One of the most anticipated maneuvers would be crossing the 405 Freeway on the Manchester bridge. Caltrans required that the shuttle be removed from its transporters and taken across using dollies.
“I’m glad I’m not driving the vehicle,” said retired astronaut Mark Kelly, the commander of Endeavour’s final space mission. “I’m interested to see how it goes. Hopefully, they don’t put a scratch on it.”
Endeavour left the airport grounds at 2 a.m. The weathered shuttle — its blemishes easy to see — rolled down Northside Parkway, and a handful of vehicles led the procession, including a truck that had an American flag fluttering behind it.
With the crowd came those who cashed in on what some called “Shuttlemania.”
Randy Montano, an owner of a sign and graphics company along the route, brought a aerial lift so people could get a better view.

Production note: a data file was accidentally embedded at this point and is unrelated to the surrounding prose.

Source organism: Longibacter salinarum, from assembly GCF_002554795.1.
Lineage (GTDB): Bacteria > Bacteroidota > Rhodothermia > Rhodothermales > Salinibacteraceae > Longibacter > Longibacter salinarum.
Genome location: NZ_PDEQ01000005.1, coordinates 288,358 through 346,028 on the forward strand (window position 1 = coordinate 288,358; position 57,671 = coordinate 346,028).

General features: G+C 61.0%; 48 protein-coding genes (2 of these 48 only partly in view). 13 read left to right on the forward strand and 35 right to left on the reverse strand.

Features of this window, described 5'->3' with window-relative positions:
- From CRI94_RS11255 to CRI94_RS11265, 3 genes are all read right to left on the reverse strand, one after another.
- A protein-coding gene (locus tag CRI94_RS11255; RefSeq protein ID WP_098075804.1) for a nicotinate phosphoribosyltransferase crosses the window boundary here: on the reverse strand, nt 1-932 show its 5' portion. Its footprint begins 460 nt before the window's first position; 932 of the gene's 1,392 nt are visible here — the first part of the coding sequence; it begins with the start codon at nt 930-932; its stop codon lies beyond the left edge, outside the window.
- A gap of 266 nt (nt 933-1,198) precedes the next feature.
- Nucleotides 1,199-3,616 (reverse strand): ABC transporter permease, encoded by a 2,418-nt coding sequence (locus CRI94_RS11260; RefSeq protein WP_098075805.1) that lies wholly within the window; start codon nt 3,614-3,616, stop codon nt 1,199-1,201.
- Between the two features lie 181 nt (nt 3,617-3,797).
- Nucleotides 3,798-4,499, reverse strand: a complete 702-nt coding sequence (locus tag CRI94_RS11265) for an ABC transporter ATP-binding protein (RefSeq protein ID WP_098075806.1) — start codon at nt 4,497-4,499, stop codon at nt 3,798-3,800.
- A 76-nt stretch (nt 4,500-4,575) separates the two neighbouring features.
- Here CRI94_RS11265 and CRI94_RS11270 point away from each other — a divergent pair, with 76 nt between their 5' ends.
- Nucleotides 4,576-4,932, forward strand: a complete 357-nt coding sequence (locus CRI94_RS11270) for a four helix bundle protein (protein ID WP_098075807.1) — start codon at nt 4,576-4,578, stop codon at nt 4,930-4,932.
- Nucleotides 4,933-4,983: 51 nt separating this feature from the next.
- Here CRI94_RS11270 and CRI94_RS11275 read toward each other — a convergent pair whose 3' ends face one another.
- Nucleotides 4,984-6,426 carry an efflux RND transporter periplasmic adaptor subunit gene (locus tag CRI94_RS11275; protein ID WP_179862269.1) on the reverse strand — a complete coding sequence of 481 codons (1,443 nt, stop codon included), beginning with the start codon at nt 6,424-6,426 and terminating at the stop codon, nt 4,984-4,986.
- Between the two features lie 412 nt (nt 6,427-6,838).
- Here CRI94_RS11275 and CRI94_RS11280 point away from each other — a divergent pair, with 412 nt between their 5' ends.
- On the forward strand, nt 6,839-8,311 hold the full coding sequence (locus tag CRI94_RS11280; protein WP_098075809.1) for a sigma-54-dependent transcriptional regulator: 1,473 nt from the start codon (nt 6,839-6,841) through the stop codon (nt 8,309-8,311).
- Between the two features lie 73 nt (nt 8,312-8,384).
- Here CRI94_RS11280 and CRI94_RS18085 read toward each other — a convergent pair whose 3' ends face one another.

“I am never going to have the space shuttle near my shop again,” Montano said, explaining his motivation for setting up the lift.
As he controlled the lift — and a crowd of about 50 lined up for a ride — people strolled up to Montano asking the price.
“Whatever you want to give,” Montano told one inquirer.
“I wasn’t planning on” charging, “but people started throwing money my way,” Montano said.
By 10 a.m., Endeavour had already earned Mitch Warner almost $500.
The wiry 28-year-old with a wide smile and a booming voice walked up and down Sepulveda Boulevard hawking posters.
His main product: a poster of the shuttle with a small picture of President Obama in the right-hand corner. It read: “Once in a lifetime, Shuttle on Shaw.”
At $5 to $10 a pop, Warner had sold about 50 posters Friday morning.
More public events around the shuttle are scheduled for Saturday, including one at the Forum and one at the Crenshaw-Baldwin Hills shopping mall.
For vendors like Wells, the spacecraft’s itinerary was their business plan.
“I’m following it,” he said.
Times staff writers Harriet Ryan, Adolfo Flores, Marisa Gerber, Angel Jennings, Rong-Gong Lin II, Wesley Lowery, Laura J. Nelson, Joseph Serna and Frank Shyong contributed to this report.